Climate change is real.
Global warming is real.
We now know that much of the world‘s populated area will be uninhabitable within 50 to a hundred years due to rising sea level and temperatures . Climate change means that life as we know it – food supplies, industries, economies, geo-political boundaries, floods and fires, violent weather, social norms, laws and enforcement – will be drastically altered.*
Of the many important social, economic and political issues that need urgent attention, moderating the effects of climate change is the largest, most challenging and dire. The habitability of the planet is truly at stake. The lives of our grandchildren are at stake, whatever their race, gender, nationality or social class.
We might be able to moderate much of the catastrophe if we take drastic action now.
That requires a leader who has the wisdom, the knowledge, the courage, the will and the skill to mobilize the nation as did Franklin D. Roosevelt in 1933.
THE GREEN NEW DEAL**
I WAS BORN IN 1935. I grew up in the time of Roosevelt’s New Deal. My memories begin around 1942. I remember neighborhood fathers and sons away for “the duration.” I remember gasoline rationing, savings bond drives, synthetic rubber tires, oleomargarine instead of butter and a strong sense of acceptance and consensus, even pride that we were all working together to end the war.
THE NEW DEAL
The market crash in 1929 and the devastating drought on the central plains created a national disaster – The Great Depression. In the early 30’s President Roosevelt and a Democrat majority in Congress created a national mobilization that they called The New Deal. It included many new laws that created social programs to feed and house unemployed people, subsidized family farms, set price and wage controls, consumer protections, established social security, funded huge infrastructure projects, empowered labor unions and prohibited monopolies. The country was united in order to solve a major crisis.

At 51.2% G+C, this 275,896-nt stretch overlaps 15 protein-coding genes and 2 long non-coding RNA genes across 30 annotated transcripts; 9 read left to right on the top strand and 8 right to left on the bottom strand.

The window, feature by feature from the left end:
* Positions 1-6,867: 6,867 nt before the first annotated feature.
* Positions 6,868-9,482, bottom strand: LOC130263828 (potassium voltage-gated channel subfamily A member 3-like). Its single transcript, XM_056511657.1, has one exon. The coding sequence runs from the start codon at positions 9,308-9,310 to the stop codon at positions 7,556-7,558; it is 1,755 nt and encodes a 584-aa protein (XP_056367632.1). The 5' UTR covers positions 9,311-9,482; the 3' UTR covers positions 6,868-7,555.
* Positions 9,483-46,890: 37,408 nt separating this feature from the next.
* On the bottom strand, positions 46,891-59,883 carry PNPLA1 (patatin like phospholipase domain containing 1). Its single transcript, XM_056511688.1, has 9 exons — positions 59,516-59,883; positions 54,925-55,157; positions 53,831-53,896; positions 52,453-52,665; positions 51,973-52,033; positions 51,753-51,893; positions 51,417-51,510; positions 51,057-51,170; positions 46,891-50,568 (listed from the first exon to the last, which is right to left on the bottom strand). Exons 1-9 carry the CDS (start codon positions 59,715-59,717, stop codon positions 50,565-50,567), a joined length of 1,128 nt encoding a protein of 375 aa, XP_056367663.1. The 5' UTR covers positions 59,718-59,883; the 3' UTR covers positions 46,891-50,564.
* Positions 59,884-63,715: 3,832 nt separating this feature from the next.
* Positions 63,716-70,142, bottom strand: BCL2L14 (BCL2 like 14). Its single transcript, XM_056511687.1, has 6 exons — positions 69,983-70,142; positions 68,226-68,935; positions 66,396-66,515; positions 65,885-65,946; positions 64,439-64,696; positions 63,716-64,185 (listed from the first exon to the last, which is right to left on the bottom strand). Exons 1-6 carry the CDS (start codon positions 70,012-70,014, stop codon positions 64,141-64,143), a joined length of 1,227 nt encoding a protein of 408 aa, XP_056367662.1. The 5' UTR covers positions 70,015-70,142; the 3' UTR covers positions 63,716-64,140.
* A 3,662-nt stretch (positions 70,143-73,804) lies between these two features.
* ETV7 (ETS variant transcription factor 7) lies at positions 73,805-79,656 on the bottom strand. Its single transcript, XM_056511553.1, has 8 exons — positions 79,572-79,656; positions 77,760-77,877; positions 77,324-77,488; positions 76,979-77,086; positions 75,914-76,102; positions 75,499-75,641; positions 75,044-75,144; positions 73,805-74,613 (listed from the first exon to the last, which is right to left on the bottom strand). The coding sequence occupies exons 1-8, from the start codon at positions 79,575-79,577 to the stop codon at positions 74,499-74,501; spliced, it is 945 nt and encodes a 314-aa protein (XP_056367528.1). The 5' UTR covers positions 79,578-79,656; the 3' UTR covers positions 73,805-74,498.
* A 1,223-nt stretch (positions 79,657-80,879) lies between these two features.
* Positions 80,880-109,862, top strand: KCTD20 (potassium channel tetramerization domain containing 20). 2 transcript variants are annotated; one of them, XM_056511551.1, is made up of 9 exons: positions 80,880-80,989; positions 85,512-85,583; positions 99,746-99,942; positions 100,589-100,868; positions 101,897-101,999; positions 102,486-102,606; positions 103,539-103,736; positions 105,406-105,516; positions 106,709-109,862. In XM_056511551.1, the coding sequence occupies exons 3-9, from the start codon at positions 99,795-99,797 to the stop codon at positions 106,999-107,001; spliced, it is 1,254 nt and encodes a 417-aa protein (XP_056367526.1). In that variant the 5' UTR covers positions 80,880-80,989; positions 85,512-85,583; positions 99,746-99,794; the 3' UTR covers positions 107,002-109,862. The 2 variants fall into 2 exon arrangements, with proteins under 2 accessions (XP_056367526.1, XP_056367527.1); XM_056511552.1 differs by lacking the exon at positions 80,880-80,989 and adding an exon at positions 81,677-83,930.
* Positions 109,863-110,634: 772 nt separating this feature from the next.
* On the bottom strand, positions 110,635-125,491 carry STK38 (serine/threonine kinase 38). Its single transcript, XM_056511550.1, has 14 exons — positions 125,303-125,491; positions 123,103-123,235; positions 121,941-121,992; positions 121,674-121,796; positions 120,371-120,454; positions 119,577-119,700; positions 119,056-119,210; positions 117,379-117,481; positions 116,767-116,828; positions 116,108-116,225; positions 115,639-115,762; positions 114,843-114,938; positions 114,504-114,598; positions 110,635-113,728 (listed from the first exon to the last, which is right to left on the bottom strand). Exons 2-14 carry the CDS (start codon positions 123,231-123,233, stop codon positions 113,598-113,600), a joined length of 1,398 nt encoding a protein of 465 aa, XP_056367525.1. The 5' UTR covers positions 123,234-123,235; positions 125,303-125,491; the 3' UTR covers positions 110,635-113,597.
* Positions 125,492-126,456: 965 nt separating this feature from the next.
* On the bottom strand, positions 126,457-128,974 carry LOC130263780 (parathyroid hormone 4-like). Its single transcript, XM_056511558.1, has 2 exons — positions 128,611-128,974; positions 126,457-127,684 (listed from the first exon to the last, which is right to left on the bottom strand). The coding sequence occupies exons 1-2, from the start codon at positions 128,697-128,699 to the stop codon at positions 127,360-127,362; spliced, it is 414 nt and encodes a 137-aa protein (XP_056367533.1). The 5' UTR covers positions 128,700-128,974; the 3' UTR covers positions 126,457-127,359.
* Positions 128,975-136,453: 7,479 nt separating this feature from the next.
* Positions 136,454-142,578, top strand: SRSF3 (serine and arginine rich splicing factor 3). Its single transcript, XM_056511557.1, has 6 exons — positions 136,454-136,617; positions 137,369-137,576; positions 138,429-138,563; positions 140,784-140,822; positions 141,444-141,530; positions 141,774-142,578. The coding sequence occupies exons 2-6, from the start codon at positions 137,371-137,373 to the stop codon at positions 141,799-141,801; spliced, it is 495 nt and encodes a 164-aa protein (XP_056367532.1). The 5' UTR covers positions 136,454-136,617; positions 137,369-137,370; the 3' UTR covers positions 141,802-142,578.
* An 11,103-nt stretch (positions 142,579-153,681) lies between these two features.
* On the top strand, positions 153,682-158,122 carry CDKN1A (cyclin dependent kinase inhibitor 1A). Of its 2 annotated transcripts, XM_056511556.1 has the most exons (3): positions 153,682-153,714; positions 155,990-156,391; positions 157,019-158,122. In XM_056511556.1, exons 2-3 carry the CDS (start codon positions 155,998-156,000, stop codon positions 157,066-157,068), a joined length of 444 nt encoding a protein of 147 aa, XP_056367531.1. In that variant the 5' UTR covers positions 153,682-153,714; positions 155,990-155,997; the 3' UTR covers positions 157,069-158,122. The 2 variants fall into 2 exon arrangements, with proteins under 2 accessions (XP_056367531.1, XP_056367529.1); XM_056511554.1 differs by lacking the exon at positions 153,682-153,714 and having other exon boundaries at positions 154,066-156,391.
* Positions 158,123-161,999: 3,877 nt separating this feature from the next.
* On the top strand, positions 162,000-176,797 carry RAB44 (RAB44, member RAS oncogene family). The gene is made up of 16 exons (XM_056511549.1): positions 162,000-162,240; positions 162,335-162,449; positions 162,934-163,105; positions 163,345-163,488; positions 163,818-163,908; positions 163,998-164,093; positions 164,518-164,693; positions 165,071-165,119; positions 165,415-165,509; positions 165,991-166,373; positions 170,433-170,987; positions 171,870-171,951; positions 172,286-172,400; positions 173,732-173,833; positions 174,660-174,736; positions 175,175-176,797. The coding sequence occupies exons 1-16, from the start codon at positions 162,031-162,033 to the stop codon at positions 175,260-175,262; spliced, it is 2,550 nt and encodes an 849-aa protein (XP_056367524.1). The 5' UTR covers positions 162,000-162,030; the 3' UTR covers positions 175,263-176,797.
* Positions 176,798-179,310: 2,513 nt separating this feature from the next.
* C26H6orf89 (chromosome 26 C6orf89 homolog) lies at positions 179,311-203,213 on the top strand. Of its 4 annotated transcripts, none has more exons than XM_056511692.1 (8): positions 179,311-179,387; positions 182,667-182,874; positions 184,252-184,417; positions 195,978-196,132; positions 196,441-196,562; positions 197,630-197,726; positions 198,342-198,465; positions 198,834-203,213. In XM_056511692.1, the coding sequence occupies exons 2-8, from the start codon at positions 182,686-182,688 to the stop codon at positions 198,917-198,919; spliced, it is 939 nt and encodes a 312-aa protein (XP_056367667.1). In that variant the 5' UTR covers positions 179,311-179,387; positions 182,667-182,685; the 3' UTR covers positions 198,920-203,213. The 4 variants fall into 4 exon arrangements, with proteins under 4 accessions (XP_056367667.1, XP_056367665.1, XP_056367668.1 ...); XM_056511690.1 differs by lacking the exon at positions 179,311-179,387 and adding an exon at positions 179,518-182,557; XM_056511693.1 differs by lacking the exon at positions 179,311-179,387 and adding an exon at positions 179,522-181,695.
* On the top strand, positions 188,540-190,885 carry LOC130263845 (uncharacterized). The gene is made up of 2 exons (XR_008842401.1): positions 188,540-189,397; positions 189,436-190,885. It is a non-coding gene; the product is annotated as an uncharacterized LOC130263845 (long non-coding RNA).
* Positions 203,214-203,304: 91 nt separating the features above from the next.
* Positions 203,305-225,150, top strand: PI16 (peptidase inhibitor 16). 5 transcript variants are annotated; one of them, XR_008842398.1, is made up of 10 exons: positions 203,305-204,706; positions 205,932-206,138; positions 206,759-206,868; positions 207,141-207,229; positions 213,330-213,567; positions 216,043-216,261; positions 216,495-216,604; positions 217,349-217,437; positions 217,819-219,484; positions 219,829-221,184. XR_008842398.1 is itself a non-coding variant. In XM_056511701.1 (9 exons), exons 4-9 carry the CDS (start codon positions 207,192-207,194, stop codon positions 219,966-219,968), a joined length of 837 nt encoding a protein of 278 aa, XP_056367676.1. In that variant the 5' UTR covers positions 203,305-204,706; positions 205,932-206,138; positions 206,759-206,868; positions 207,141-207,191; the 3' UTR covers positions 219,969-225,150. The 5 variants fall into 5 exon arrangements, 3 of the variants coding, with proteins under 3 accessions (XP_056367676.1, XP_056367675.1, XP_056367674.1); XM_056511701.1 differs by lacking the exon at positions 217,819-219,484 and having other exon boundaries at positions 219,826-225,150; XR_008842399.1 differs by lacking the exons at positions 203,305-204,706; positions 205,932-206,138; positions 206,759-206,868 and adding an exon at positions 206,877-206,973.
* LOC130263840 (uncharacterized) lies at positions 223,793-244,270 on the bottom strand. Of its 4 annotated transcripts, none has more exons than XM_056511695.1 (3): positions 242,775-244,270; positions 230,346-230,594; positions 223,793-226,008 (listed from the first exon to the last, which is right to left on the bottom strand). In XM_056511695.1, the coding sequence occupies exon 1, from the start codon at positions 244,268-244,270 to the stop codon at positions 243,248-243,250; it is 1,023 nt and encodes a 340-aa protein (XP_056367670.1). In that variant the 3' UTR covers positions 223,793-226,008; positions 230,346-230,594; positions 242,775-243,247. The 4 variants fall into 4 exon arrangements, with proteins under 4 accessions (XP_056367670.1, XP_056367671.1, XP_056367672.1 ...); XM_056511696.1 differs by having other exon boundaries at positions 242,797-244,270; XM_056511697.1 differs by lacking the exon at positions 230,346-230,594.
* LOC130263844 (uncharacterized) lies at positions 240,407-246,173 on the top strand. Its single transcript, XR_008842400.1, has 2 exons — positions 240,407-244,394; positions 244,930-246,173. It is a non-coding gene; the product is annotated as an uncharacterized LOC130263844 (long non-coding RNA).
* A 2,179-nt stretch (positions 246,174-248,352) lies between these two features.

Then in 1941, as The New Deal began to have its effect, the USA entered WWII. The government required various industries to retool and manufacture war equipment – ships, tanks, airplanes, munitions, etc. Natural resources were appropriated for the war effort. Gasoline, food, consumer goods were rationed. Everyone was employed. Corporate profits were taxed and citizens were asked to buy War Bonds – loan money to fund the war effort. This same war effort also led to the GI Bill which funded education and housing for the people who had served in the military during the war.
This gigantic, coordinated effort brought the country out of the depression and set up a period of prosperity that lasted for many years beyond the end of WWII.
Within 20 years of the end of the war, corporations began to reassert their power, slowly and methodically rolling back the consumer protections, tax codes and controls on corporations created as part of the New Deal, leading to the income and power inequality we are experiencing today. Public policy is now dictated by big businesses whose primary product is profits. Preserving the habitability of the earth is way down their do-list.
PRESERVING THE HABITABILITY OF THE EARTH IS A CRISIS WAY BEYOND THE GREAT DEPRESSION AND WWII.
IT CAN BE DONE. IT MUST BE DONE. NOW.
*For an authoritative estimate of the effects of climate change check:
**Check out THE GREEN NEW DEAL on wikipedia